Consistently Widening? Evidence for Fluctuating Gaps in Adult Mortality by Educational Attainment in Argentina

Hernan M. Manzelli, University of Texas at Austin

The persistence of socioeconomic differences in mortality is a pressing public health matter. Several recent studies from around the world have observed that despite an overall decline in death rates during the 20th Century, socioeconomic disparities in morbidity and mortality persisted or even increased. However, there is little evidence on this issue from Latin America countries. Using data from the Argentinian Mortality Files and National Censuses for 1991, 2001, and 2010, this paper analyzes changes in educational differences in adult mortality in Argentina. Results show that educational differences in overall adult mortality were widest in the year 2001, which was characterized by a serious economic and social crisis. In contrast, somewhat narrower educational inequalities in mortality were found in both 1991 and 2010. The findings are relevant to research on social inequalities in mortality and to public policies aimed at reducing them.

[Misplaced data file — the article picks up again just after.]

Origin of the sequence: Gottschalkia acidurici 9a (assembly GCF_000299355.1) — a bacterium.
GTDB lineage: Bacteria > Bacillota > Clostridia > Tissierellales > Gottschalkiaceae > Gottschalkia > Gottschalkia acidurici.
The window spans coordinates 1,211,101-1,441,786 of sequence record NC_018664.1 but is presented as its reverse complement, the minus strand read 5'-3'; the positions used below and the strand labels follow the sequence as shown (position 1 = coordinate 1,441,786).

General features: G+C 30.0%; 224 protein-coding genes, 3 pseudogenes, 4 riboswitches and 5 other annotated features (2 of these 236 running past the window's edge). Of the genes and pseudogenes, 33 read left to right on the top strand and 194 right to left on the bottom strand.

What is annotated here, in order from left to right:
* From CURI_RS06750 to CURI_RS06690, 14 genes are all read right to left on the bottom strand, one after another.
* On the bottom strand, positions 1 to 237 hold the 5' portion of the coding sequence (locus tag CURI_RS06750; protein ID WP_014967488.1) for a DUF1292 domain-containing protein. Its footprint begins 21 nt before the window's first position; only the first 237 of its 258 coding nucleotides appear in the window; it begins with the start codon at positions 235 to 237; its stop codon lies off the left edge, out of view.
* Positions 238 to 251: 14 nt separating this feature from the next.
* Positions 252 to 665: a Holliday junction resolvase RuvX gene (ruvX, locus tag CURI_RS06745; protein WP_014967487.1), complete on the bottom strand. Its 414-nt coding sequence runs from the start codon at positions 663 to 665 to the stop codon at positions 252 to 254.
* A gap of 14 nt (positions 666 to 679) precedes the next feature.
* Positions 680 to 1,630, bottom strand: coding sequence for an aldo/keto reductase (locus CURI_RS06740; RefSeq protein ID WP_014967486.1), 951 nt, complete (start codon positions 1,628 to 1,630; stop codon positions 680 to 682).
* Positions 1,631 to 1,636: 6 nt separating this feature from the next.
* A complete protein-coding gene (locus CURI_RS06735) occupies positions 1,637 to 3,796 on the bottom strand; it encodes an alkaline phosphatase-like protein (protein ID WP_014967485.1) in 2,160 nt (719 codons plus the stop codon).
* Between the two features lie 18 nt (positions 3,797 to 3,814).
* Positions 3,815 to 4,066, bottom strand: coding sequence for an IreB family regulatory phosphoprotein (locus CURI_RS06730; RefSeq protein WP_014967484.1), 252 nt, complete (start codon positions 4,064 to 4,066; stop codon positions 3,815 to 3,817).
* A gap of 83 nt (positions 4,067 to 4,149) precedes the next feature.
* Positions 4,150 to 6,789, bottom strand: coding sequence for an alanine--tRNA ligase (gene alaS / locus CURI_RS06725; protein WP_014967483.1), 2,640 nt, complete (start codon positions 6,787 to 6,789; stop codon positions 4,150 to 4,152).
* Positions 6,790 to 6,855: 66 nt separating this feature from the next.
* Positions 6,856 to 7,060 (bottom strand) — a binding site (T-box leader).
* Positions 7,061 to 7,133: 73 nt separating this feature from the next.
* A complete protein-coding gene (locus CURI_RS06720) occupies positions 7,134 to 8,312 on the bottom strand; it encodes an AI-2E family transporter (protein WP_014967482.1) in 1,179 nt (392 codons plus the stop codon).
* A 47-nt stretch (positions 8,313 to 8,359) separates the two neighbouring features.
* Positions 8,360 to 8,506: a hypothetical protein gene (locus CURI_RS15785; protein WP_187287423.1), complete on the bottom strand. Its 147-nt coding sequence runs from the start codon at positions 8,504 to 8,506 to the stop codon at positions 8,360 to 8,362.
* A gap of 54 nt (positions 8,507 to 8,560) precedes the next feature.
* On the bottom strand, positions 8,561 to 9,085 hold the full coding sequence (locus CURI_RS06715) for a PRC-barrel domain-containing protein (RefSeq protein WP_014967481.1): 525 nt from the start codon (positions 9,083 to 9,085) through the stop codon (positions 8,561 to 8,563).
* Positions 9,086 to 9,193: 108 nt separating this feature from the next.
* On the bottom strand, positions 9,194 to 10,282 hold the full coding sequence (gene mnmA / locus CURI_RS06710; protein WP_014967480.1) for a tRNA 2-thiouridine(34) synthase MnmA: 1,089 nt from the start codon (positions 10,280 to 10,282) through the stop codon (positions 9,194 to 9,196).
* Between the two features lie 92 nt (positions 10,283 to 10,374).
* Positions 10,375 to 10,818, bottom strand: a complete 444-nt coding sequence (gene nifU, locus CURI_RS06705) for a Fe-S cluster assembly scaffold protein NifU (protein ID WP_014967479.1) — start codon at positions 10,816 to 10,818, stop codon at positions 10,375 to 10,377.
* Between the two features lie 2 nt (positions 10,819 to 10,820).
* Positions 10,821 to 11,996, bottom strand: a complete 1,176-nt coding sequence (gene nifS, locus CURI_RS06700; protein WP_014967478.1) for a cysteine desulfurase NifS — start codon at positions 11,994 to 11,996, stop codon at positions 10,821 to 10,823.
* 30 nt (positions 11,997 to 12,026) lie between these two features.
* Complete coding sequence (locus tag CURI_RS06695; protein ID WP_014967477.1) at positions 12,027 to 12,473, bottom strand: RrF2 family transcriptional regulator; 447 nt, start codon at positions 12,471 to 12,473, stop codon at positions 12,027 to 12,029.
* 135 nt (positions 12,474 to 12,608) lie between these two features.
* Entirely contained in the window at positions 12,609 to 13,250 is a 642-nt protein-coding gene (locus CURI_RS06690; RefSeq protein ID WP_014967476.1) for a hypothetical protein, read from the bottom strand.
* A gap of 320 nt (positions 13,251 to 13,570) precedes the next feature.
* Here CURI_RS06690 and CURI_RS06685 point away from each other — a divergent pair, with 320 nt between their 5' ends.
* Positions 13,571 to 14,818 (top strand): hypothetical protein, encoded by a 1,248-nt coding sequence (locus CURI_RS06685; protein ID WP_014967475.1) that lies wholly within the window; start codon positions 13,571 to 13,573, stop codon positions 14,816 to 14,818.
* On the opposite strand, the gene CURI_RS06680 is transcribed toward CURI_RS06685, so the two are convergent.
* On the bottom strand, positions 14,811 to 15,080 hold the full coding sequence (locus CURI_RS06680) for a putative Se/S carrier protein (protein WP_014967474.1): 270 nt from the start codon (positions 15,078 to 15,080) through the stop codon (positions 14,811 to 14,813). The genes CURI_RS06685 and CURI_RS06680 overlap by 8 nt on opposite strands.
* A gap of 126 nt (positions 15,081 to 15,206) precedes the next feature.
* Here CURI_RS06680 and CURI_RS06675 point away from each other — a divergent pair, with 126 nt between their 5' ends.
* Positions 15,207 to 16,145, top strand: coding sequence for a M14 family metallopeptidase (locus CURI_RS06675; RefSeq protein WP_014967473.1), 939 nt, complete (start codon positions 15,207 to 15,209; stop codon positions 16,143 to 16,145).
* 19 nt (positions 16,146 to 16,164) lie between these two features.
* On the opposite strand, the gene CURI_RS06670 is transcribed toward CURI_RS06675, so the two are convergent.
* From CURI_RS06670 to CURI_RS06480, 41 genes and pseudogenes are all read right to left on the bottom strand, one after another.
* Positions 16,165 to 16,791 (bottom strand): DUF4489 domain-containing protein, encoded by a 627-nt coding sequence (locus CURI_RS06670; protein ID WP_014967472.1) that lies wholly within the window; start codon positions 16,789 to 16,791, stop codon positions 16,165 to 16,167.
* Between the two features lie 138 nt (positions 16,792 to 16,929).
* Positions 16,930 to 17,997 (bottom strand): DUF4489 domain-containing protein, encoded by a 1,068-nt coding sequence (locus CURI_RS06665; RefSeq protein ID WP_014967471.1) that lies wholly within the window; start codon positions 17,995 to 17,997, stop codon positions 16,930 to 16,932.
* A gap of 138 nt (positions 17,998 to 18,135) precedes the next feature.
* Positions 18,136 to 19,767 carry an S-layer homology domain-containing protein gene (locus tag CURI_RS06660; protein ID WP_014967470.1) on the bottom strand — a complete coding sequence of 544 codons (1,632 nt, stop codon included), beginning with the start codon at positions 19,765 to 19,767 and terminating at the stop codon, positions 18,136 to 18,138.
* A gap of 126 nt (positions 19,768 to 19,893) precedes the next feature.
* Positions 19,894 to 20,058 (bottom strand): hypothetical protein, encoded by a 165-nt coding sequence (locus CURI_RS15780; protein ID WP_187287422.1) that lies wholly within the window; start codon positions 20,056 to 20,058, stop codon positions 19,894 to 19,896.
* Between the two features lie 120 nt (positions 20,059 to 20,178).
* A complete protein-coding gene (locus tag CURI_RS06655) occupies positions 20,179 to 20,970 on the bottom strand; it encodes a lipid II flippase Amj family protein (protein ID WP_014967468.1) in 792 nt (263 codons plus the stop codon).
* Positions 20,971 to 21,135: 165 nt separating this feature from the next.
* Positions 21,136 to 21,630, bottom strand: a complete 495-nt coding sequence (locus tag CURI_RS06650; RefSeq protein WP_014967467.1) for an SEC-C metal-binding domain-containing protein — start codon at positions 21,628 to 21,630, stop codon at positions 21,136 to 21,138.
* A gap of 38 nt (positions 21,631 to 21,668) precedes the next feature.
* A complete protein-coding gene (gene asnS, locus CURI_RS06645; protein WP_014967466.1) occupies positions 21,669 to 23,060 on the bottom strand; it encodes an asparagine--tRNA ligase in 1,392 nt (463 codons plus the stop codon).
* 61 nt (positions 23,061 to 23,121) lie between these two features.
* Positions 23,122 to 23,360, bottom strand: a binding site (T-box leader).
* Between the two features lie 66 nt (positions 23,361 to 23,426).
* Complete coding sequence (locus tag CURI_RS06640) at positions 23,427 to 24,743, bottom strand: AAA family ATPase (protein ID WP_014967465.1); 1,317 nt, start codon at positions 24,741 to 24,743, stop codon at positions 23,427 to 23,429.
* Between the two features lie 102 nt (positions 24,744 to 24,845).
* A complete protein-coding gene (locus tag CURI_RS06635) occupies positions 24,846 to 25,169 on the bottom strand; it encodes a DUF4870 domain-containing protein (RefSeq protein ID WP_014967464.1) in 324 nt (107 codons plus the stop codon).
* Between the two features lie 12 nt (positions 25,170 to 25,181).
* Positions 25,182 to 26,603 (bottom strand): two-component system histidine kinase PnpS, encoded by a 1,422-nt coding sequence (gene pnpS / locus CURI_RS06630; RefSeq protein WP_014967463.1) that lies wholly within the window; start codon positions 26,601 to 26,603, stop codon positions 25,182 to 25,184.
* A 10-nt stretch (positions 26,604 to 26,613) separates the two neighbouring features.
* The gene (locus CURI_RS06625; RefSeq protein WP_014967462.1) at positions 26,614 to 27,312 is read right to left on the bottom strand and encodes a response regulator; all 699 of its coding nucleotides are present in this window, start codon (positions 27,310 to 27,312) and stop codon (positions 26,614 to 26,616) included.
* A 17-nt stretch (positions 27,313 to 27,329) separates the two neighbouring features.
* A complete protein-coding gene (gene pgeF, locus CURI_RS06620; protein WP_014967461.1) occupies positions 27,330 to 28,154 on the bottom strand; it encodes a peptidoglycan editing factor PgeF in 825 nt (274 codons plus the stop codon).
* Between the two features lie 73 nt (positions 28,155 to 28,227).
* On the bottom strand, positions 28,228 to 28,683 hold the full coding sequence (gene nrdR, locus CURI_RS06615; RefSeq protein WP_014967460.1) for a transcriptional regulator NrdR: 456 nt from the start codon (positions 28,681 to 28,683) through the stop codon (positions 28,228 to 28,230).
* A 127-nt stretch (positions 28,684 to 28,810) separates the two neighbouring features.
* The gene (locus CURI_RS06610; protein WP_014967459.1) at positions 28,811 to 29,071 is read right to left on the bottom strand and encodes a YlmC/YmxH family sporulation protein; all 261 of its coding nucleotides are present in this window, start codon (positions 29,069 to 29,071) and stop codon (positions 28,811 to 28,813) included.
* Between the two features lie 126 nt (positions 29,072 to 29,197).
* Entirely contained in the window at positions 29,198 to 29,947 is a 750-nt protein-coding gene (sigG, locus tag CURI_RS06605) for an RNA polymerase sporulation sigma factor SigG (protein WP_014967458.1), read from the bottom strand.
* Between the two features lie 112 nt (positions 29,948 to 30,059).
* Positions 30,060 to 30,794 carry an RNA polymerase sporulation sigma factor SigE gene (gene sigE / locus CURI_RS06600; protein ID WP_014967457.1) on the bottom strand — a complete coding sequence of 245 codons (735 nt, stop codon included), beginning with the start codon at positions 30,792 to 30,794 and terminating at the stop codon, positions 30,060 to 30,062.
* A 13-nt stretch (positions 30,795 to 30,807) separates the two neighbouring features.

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Presented in Session 66: Social Determinants of Health